TSG IntelBrief: U.S. Paints Iran as Major Threat
June 7, 2017

U.S. Paints Iran as Major Threat

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Bottom Line Up Front:

• The Trump administration has characterized Iran as a major threat to U.S. national security, nearly on par with that of North Korea. 

• President Trump has equated the terrorism threat from Iran with that of Sunni Muslim-dominated groups such as the Islamic State and al-Qaeda.

• During his recent trip overseas, President Trump made clear that the U.S. was aligned with Saudi Arabia and other Sunni Arab states in their major rivalry with Iran, which has fueled regional sectarian violence for years.

• Senior U.S. officials did not congratulate Iran’s President Hassan Rouhani for his May 19 re-election, and President Trump instead expressed some support for regime change.

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U.S. President Donald Trump’s May 2017 trip to Saudi Arabia and Israel clarified his administration’s policies toward Iran. In April, U.S. Secretary of State Rex Tillerson certified that Iran has been complying with its commitments under the landmark 2015 multilateral nuclear agreement, while at the same time saying the deal had only delayed—not ended—Iran’s ambitions of becoming a nuclear-armed state. While the certification signaled that the Trump administration will continue to uphold the Iran nuclear agreement, Tillerson also announced that the administration was undertaking a comprehensive Iran policy review, to include the nuclear agreement, and that the administration is committed to countering the broader Iran threat.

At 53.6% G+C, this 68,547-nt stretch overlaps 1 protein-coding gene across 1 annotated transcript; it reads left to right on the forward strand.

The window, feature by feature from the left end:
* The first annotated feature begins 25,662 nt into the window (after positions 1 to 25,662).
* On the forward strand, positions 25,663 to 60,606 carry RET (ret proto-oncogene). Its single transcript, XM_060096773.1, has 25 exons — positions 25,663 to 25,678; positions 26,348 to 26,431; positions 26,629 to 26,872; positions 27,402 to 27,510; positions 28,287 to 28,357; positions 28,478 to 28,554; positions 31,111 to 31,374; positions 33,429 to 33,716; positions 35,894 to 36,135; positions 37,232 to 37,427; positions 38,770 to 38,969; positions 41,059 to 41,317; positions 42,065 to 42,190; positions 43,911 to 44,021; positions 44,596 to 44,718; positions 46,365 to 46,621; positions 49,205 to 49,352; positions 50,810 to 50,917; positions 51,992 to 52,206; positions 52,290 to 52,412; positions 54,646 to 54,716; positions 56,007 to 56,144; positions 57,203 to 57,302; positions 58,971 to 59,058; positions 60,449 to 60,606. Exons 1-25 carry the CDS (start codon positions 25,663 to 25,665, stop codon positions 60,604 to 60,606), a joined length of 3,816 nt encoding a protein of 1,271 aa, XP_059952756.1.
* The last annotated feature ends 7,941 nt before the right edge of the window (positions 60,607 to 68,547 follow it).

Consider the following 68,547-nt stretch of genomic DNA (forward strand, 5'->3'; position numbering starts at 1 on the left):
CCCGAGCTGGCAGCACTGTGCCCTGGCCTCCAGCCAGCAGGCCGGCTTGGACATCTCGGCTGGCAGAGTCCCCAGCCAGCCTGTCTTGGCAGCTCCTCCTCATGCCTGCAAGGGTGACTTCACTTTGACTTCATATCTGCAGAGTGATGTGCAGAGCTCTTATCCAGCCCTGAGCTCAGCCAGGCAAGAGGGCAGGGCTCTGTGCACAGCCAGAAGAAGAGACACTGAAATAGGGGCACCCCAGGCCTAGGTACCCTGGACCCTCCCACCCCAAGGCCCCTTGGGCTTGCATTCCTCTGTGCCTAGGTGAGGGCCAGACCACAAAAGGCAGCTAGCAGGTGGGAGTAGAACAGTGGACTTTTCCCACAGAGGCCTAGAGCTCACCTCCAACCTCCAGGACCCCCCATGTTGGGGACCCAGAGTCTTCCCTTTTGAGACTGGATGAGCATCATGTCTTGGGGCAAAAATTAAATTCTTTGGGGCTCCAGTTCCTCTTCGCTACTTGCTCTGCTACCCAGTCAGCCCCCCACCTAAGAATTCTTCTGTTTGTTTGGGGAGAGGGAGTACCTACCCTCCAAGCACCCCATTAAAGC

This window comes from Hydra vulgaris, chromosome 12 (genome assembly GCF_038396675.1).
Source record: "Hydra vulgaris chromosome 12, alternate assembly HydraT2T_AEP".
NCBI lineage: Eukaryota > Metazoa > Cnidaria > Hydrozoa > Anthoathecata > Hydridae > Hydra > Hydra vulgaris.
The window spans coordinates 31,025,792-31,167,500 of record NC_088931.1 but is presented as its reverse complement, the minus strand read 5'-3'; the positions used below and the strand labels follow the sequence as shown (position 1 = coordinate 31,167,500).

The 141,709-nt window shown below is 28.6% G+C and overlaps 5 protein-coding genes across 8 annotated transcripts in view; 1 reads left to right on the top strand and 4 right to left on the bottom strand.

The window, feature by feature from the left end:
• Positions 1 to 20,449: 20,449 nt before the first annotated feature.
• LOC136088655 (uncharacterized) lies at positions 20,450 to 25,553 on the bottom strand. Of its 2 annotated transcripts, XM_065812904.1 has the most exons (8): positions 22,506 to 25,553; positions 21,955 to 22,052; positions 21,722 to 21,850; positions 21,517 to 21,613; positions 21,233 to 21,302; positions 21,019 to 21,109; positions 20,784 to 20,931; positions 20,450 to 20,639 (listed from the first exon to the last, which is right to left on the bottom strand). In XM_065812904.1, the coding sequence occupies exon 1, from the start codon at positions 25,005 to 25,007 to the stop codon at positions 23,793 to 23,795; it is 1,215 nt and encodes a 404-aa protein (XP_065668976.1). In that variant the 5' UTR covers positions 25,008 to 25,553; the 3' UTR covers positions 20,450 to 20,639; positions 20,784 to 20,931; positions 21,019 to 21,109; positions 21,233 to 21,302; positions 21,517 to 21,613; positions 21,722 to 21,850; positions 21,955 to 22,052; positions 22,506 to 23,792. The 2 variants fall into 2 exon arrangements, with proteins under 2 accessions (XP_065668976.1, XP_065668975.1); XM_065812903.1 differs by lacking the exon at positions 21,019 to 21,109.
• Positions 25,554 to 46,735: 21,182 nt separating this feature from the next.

In Saudi Arabia in May, President Trump accused Iran of giving terrorists “safe harbor, financial backing, and the social standing for recruitment.” His comments on Iran came in the context of an address urging solidarity among Western and Muslim-inhabited nations against Sunni Muslim-dominated terrorist groups such as the so-called Islamic State and al-Qaeda. The speech drew no distinction between Sunni groups and those supported by Iran, and appeared to characterize all of Iran’s regional activities as terrorism, rather than as part of Iran’s national and regime defense strategy. The visit also clearly aligned the U.S. with Saudi Arabia and its Gulf Cooperation Council (GCC) in their existential rivalry with Iran. That rivalry has been playing out most actively in Syria, Yemen, Bahrain, and to lesser extents in Lebanon and Iraq. However, two weeks after the Trump visit, splits within the GCC on dealing with these same regional conflicts complicated U.S. anti-Iran coalition-building efforts when Saudi Arabia, the UAE, and Bahrain—joined by Egypt and the recognized Yemen government—suspended relations with Qatar, primarily over Qatar’s continued support of regional groups linked to the Muslim Brotherhood and relatively positive relations with Iran.